Valuation is the process of determining the value of a company or an asset. What does the value of a company then mean? Well, basically it is the intrinsic or true value of that particular business. If this company would be sold without any negotiations or premiums, this intrinsic value would be the price both parties would agree on.
In many cases it is hard or even impossible to explicitly state the value as it is something that depends on the observer. Let’s use an illustrative example. For one person, the monetary value of an iPhone might be €500 whereas for another, an Apple fan, the value might be €800. The value of a product is thus case sensitive, and so is the value of a company. It means that for example the value of a target of an acquisition can differ between companies. This means that some companies benefit more from certain businesses than others. The deviation between values is a result of differences in future prospects, that can stem from e.g. synergies.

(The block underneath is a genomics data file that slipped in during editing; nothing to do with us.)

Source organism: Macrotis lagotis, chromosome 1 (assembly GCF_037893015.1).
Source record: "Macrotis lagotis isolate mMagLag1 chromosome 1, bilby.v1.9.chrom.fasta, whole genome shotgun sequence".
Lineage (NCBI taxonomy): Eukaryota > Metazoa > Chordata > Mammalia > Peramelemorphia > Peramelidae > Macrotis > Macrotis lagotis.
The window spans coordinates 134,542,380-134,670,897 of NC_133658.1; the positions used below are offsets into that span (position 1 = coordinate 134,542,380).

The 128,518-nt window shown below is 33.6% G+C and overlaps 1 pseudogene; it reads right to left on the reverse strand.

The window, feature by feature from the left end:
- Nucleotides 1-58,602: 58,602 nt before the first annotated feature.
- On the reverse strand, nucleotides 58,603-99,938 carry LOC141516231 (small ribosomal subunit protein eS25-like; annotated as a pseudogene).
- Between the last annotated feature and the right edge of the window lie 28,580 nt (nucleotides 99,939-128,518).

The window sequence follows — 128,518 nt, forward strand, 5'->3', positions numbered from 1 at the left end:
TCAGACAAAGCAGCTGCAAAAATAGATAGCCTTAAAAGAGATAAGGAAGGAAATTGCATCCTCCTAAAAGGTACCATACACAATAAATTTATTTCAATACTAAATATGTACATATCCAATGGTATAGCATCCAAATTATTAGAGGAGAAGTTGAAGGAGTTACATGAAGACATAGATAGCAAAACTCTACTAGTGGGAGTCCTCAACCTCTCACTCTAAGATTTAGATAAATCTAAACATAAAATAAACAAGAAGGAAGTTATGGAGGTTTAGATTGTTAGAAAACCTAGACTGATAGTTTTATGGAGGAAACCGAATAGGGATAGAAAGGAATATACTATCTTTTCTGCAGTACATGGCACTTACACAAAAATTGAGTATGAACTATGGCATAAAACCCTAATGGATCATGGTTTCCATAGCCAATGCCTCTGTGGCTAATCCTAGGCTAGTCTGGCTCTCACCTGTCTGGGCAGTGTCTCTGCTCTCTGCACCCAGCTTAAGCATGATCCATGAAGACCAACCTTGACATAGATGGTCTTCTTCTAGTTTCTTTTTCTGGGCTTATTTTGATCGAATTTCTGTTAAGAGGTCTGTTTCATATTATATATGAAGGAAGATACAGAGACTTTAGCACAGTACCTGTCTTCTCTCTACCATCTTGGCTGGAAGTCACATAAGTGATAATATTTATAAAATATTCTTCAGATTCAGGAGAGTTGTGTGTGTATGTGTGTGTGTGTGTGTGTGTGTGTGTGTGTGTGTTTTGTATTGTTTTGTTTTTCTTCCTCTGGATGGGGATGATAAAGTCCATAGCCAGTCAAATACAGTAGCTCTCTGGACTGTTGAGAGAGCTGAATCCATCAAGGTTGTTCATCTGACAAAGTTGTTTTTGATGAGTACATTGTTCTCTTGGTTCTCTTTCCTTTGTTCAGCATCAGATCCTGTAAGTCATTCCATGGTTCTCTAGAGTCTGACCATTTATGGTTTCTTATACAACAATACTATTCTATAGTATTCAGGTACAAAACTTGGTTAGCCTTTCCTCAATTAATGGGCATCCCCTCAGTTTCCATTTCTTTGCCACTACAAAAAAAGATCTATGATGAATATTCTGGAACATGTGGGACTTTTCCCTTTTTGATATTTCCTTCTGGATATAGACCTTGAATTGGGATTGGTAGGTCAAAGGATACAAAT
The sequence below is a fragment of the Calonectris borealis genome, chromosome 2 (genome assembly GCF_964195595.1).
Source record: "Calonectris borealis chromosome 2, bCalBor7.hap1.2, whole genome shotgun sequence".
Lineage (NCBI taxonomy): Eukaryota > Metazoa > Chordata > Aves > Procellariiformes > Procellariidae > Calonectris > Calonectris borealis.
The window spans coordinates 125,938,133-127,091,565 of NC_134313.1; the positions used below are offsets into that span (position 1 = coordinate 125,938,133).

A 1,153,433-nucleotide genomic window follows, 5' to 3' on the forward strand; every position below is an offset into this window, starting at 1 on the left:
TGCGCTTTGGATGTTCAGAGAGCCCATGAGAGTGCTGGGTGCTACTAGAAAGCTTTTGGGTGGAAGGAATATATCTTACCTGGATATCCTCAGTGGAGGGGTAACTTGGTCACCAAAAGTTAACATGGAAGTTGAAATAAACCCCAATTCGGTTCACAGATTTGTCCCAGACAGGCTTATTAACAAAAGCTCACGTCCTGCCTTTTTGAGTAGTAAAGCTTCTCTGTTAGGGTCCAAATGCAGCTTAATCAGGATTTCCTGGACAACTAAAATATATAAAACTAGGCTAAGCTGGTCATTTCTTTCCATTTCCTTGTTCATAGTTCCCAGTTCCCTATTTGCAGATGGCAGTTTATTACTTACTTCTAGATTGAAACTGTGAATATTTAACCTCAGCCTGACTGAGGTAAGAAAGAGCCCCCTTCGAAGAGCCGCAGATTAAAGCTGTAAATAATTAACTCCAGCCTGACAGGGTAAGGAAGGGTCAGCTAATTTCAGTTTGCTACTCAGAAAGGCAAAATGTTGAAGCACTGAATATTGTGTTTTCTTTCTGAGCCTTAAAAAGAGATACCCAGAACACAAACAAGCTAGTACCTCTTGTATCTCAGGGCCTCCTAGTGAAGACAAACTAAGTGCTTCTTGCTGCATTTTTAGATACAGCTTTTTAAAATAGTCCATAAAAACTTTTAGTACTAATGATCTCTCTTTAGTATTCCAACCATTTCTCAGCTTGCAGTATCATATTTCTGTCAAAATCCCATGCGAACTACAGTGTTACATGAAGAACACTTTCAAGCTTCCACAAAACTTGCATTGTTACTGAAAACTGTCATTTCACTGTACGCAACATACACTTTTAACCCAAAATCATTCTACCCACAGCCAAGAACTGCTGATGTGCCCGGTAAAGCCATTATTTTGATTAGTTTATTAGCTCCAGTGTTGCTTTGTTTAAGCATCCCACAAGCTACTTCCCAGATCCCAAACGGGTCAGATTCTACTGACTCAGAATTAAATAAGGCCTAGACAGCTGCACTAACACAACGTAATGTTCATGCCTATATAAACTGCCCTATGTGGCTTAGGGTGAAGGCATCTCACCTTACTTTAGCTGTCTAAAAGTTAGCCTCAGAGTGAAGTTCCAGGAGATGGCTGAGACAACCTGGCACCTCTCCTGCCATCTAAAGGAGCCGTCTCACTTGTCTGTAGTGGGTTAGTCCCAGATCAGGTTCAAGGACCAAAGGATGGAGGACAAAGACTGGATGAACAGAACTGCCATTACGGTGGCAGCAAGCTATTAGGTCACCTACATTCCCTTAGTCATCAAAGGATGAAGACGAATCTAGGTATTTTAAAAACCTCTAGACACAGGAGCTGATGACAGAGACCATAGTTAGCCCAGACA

Price is the monetary value of a company or an asset the buyer must pay to acquire it. Price is not case sensitive or at least not as case sensitive as value. For example, if somebody wants to buy an iPhone, the price is €750 regardless of the persons perception of the iPhone’s value. In e.g. acquisitions, the valuation process is the initial phase in which the value is determined. It is followed by negotiations to determine the final price. As the value should exceed the price paid, an accurate valuation is important.
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